Barnburner, winner of the 2017 Antivenom Poetry Award, selected by Kathryn Nuernberger
Hoover exhumes the skeletons buried neatly behind the white picket fences of modern America in a debut that is rife with outspoken disillusionment. … [This] candid portrait of normalized cruelty is likely to get readers to question their own malignant perceptions and passivity in the face of injustice. [Read the full review]
— Publishers Weekly, 9/17/18
The epigraph to Barnburner is a call to burn it all down: “According to an old story, there was once a Dutchman who was so bothered by the rats in his barn that he burned down the barn to get rid of them. Thus a barn burner became one who destroyed all in order to get rid of a nuisance.” There is honesty in this epigraph, raw and brutal, like the narrative voices in Erin Hoover’s poems. But there’s an irony at play here, an irony perhaps borrowing a bit from the ironies of Frost’s “Mending Wall”: these poems don’t burn down the cruelties of a homogeneous, racist patriarchy. Instead, they make a muse of it. A muse that can be objectified, stripped bare, and put on a pedestal for all to scorn. Hoover fridges that muse so that one speaker of a heroine after another is vaulted by the shock of such violence into a journey of personal discovery. There are mean-spirited, ruthless characters in these poems and, in a kind of reverse Bechdel test, Hoover wipes away their inner lives and never lets them talk to each other about anything except those they have hurt.
— Kathryn Nuernberger, prize judge and author of Rag & Bone and The End of Pink
Erin Hoover’s supple, lucid voice, her storytelling skill, and the sheer linguistic and emotional intelligence of her poems make it hard to believe that Barnburner is a first book. There are poems here about bad jobs, environmental threat, about having or not having children, about sex, violence and many kinds of coercion, and maybe most of all about helplessness and control: who has control, how do we go out of control, how do we find our way back—if we do. A political, personal and timely book.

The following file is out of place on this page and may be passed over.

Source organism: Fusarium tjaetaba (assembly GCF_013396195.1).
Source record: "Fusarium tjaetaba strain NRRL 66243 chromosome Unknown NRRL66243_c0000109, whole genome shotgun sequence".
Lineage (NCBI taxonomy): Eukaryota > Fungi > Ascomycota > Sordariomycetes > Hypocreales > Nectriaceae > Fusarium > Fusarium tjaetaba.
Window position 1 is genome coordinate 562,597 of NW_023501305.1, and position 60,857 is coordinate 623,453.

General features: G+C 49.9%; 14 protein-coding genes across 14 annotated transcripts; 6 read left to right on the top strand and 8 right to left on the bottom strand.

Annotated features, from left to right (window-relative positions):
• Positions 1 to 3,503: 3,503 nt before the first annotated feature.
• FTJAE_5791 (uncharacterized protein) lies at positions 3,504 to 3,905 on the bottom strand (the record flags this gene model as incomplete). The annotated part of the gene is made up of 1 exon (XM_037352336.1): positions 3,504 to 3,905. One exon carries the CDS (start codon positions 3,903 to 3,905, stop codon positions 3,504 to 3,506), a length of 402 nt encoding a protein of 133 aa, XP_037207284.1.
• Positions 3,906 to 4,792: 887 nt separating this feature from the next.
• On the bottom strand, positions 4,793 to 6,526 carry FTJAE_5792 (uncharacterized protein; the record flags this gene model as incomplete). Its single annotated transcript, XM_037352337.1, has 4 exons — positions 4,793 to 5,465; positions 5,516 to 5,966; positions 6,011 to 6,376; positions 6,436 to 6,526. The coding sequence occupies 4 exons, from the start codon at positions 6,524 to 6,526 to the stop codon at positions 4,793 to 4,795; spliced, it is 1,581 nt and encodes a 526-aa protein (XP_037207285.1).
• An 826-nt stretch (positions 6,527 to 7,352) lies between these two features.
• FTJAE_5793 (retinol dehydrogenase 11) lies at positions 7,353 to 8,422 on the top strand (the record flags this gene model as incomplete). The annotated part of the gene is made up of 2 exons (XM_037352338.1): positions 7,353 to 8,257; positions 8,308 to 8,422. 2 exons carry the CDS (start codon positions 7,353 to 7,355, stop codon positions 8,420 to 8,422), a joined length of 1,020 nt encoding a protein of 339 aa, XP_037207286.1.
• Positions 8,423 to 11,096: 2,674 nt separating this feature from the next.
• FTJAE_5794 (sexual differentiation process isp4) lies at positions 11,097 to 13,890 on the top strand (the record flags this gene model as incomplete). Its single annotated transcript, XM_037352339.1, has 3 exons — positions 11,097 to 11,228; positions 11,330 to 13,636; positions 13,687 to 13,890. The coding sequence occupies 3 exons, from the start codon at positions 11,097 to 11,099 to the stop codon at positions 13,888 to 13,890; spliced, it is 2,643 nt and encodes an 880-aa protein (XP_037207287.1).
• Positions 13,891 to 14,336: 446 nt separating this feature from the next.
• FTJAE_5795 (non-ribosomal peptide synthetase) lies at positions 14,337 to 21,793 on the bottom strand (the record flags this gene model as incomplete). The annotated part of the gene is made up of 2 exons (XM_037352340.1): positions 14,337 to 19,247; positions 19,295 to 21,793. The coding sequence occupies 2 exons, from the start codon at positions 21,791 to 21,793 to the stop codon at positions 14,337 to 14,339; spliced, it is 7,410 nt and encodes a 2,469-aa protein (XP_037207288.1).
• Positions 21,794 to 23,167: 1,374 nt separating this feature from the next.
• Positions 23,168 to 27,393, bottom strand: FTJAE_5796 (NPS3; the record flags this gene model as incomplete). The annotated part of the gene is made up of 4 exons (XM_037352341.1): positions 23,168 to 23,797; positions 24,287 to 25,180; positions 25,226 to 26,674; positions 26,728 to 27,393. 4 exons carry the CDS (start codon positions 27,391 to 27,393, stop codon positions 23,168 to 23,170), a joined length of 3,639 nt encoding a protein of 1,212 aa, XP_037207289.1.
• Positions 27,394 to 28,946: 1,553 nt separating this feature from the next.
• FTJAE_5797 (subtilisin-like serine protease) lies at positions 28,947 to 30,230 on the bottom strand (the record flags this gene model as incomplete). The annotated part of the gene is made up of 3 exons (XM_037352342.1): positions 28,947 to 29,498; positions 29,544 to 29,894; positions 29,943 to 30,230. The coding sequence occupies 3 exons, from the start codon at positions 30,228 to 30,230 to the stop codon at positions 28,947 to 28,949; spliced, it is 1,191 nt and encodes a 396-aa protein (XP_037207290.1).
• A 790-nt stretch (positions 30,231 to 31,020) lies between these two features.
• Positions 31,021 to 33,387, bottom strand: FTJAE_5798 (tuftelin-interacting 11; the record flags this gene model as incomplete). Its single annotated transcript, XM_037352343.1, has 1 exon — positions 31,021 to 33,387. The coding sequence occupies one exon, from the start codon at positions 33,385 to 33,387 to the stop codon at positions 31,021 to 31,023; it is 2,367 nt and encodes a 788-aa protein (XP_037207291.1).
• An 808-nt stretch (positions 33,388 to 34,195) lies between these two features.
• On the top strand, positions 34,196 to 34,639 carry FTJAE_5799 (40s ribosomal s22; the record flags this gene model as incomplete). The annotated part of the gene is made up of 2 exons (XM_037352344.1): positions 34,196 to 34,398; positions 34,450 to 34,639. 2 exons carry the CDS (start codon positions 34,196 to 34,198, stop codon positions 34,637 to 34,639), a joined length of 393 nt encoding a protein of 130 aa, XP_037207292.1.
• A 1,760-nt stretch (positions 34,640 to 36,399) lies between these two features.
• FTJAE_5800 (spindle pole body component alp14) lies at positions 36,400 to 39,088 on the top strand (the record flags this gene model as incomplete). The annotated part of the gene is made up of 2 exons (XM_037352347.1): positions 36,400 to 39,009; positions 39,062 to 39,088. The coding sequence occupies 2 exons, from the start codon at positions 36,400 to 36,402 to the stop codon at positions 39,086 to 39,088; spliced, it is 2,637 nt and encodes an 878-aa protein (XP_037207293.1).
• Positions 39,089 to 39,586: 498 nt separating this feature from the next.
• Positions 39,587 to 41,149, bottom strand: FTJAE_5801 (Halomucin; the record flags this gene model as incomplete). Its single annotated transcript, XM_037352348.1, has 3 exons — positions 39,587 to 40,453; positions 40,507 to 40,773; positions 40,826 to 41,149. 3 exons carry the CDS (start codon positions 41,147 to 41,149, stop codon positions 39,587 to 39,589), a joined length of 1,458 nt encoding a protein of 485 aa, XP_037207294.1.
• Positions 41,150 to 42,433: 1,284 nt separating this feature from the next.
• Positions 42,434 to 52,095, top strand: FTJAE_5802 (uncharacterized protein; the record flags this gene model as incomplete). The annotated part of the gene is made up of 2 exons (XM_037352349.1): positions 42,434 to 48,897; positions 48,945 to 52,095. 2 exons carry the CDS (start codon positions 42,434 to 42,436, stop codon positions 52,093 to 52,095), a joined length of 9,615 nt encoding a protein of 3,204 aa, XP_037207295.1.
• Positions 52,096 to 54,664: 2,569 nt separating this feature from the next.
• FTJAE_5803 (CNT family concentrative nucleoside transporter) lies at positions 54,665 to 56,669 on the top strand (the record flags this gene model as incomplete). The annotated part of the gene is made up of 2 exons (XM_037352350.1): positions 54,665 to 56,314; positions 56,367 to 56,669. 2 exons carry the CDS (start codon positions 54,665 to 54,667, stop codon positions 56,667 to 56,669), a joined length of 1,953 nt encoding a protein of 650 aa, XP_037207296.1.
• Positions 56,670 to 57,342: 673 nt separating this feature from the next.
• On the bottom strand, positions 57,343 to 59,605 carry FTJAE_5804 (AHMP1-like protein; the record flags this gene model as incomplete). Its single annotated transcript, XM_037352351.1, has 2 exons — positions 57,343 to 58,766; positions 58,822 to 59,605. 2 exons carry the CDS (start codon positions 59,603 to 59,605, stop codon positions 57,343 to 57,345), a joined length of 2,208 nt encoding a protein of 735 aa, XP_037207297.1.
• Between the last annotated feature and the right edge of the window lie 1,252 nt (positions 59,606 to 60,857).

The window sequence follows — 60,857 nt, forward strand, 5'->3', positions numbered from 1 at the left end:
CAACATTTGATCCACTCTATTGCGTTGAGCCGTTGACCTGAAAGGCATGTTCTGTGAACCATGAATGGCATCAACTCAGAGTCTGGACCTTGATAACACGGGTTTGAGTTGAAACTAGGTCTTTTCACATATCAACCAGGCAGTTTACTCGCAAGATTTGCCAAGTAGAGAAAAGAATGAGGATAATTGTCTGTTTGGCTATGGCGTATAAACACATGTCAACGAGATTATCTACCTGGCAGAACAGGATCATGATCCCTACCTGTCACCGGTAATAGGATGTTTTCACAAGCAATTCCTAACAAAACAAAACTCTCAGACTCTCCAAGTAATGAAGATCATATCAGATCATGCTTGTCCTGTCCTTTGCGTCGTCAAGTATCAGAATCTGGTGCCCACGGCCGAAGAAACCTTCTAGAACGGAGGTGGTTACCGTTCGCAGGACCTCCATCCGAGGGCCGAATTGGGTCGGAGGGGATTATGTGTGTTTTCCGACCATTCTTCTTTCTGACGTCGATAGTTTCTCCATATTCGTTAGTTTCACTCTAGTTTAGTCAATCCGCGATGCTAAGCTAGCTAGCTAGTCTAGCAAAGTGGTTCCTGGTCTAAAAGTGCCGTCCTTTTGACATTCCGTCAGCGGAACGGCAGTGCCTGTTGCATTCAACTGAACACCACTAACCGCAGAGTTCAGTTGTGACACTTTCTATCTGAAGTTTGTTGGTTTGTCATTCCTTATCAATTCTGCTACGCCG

— Daisy Fried, author of Women’s Poetry
Tough, sly, and profane in confronting the absurd in conventional white feminine sexual identity, Erin Hoover’s poems chronicle the coming-of-age of a wounded yet increasingly liberated psyche of an ingénue who has survived the wants, disappointments, and outrages of having become a serious and considerable woman. Narrative and irony are her major modes as she navigates through origins in nondescript yet sexualized experience and what she eloquently calls “the hierarchies of the flesh,” cumulatively reaching, poem-by-poem, a Walpurgisnacht of reckoning that takes down the lashes and lies of false female consciousness. Erin Hoover’s poems burn like freebase on the delicate tissues of female innocence.
— Garrett Hongo, author of Coral Road: Poems
Erin Hoover’s debut poetry collection, Barnburner, announces a poet of serious gifts and immense range. With landscapes moving from the hollowed-out towns and broken wilderness of central Pennsylvania to the grinding financial bustle of New York City, Barnburner explores nothing less than what it means to be human in a virtual age, capturing both the deep loneliness and intense connectivities of our present moment. In an era of poetry that sometimes feels built for disposability and diminished attention spans, Hoover is a poet of earnest intellectual weight and historical awareness.
— Erin Belieu, author of Black Box and Slant Six